Exceptional Care for a Rare Condition: Sadie's Riley Story


February 15, 2016
Topics: Riley Kid Story



sadie blog image
Riley kid Sadie Heshelman

“It isn’t up to me when your baby is born. But when she is, she needs to go to Riley.” Those were the words spoken to us by Riley Pediatric Urologist Dr. Richard Rink on December 14, 2009. I was 32 weeks pregnant.

That day, I was transferred by ambulance to University Hospital.  I underwent multiple ultrasounds and was evaluated by dozens of doctors who tried to get to the bottom of what was happening to our baby. Four days later, Sadie Elisabeth Heshelman was born by cesarean section and was diagnosed with persistent cloaca—a rare anorectal malformation that effects 1 in 25,000 girls. We only got a glimpse of her face before she was whisked away, stabilized and intubated, and taken to Riley. Amazingly, despite the rarity of Sadie’s condition, she was in the hands of one of few physicians who are highly skilled in the treatment of persistent cloaca. Dr. Rink, along with the rest of the nationally-ranked urology team, are experts in the care of girls just like Sadie who travel from all over the country to receive urological care at Riley.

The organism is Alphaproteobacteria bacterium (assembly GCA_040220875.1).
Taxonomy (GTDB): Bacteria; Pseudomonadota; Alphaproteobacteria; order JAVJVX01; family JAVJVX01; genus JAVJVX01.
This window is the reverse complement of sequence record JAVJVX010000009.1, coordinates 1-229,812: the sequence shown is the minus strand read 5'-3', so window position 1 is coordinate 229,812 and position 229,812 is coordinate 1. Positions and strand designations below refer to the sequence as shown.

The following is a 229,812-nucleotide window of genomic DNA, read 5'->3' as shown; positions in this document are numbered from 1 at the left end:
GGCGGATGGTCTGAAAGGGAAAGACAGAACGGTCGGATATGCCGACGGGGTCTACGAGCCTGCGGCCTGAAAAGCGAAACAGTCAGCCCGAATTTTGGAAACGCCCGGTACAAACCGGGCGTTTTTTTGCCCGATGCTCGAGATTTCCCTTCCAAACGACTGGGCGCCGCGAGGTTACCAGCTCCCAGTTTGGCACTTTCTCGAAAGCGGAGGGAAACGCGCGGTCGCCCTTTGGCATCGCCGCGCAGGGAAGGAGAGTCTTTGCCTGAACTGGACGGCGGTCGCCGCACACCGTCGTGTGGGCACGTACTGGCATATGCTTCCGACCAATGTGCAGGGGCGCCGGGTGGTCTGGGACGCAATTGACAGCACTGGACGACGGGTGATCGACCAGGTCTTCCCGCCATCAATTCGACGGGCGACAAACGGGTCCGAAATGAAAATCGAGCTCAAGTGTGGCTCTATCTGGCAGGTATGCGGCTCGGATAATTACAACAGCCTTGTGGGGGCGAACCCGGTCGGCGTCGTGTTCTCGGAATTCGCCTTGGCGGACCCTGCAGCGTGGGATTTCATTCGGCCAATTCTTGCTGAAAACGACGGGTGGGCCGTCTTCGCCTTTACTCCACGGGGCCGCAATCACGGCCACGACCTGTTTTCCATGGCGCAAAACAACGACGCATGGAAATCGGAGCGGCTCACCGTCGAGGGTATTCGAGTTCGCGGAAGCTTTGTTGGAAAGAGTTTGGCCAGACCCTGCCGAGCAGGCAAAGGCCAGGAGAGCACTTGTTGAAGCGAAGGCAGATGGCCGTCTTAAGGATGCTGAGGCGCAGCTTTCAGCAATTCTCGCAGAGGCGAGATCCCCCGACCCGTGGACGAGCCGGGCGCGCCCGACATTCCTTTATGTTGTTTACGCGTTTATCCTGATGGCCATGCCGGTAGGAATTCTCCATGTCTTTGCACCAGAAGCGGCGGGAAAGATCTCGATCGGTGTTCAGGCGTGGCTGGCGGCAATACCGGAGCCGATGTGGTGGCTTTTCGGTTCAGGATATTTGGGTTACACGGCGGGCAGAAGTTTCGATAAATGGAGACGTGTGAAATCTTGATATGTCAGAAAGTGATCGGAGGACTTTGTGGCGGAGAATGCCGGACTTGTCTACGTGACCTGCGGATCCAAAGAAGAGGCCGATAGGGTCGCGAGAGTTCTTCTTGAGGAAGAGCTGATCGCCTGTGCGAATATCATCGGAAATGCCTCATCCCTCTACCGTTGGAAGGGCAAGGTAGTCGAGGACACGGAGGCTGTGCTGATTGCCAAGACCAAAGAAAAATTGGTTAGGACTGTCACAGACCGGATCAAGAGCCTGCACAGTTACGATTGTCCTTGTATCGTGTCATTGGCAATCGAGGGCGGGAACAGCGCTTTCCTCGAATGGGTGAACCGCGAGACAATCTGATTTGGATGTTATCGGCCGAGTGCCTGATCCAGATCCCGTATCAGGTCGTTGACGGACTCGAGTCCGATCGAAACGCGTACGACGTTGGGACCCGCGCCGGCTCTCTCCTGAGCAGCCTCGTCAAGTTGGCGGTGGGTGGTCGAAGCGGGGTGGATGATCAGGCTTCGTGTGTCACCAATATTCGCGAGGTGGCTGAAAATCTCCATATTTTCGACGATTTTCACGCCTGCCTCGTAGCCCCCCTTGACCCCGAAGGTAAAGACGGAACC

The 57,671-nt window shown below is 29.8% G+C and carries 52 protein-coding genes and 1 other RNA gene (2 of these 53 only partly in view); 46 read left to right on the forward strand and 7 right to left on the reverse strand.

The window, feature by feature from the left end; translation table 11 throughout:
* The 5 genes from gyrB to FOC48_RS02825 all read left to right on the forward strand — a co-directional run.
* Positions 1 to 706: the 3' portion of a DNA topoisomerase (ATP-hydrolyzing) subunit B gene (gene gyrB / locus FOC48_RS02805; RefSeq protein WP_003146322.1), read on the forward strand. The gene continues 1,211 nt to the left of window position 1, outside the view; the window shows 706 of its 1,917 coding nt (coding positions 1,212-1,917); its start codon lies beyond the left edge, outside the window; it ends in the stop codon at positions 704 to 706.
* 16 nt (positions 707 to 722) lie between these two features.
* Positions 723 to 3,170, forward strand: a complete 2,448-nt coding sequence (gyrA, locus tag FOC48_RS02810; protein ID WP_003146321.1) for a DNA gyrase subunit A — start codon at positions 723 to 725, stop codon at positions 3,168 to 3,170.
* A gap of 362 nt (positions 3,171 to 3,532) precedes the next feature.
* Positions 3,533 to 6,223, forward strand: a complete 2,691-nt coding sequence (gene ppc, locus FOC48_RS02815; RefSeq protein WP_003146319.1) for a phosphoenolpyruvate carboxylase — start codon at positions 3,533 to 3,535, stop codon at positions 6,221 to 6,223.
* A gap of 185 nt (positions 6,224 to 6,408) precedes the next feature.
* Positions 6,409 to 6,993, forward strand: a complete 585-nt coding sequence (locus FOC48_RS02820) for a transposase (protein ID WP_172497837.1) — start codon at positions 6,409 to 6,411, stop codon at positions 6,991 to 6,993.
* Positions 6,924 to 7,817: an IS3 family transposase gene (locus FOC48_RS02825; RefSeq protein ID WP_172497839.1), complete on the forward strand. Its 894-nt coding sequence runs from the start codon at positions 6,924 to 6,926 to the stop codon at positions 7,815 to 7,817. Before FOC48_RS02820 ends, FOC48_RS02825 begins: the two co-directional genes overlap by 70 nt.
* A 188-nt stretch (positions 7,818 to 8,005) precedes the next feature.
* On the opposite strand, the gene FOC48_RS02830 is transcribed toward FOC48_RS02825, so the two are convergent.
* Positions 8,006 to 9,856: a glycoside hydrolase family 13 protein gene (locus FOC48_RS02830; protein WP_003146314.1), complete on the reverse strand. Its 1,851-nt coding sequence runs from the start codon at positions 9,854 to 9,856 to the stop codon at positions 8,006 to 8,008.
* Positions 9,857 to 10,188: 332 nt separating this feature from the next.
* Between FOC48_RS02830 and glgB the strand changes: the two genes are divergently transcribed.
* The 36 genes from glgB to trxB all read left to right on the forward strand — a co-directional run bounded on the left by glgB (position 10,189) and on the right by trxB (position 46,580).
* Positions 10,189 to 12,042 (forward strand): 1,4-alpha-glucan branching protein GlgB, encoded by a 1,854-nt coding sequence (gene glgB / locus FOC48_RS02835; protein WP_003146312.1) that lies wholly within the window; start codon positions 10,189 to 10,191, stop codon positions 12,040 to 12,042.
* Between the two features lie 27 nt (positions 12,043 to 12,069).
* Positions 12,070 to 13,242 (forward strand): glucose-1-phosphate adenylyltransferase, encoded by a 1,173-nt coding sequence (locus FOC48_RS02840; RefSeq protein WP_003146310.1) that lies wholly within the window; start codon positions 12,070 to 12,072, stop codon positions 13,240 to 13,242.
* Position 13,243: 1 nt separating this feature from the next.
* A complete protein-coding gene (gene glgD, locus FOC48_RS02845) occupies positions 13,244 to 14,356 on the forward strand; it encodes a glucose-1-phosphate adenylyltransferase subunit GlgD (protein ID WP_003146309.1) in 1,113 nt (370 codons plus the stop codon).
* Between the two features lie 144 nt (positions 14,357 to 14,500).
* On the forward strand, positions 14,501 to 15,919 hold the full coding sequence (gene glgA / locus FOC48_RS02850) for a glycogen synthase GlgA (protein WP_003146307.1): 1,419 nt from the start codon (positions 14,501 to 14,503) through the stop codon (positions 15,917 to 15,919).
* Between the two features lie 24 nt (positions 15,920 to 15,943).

Sadie underwent her first of many surgeries when she was 24 hours old. When we arrived to the surgery area, we were greeted by manager Sarah Lookabill. While the surgery team cared for our baby, Sarah made sure we were taken care of as well. It was a very scary and lonely time. Our baby was diagnosed with a birth defect of which we’d never heard. We were in the midst of an H1N1 flu epidemic and were not allowed visitors—and of course, it was only one week until Christmas. But somehow, the Riley NICU staff made us feel like we were right at home.

Sadie was in the NICU for just over two weeks, and spent another four days in the infant unit.  We have returned to Riley many times for visits and surgeries with her amazing care team. Doctors Rink, Wilson, Scherer, and Boaz have been fantastic these past six years. And every time we enter the hospital, it feels like coming home.  

Today, Sadie is a happy and healthy kindergartener. Her extraordinary life is the result of countless prayers, as well as the exceptionally skilled care she continues to receive at Riley Hospital for Children.    

Did you know? The Pediatric Urology program at Riley Hospital for Children at Indiana University Health is ranked with in the top ten programs in the nation according to U.S. News & World Report.


Diana Heshelman

Diana Heshelman is a registered nurse who works from home as a clinical appeals consultant, and is a part-time health professional and lactation consultant with the WIC program. She and her husband, Chris, live in rural Randolph County. They have two daughters, Elena and Sadie.


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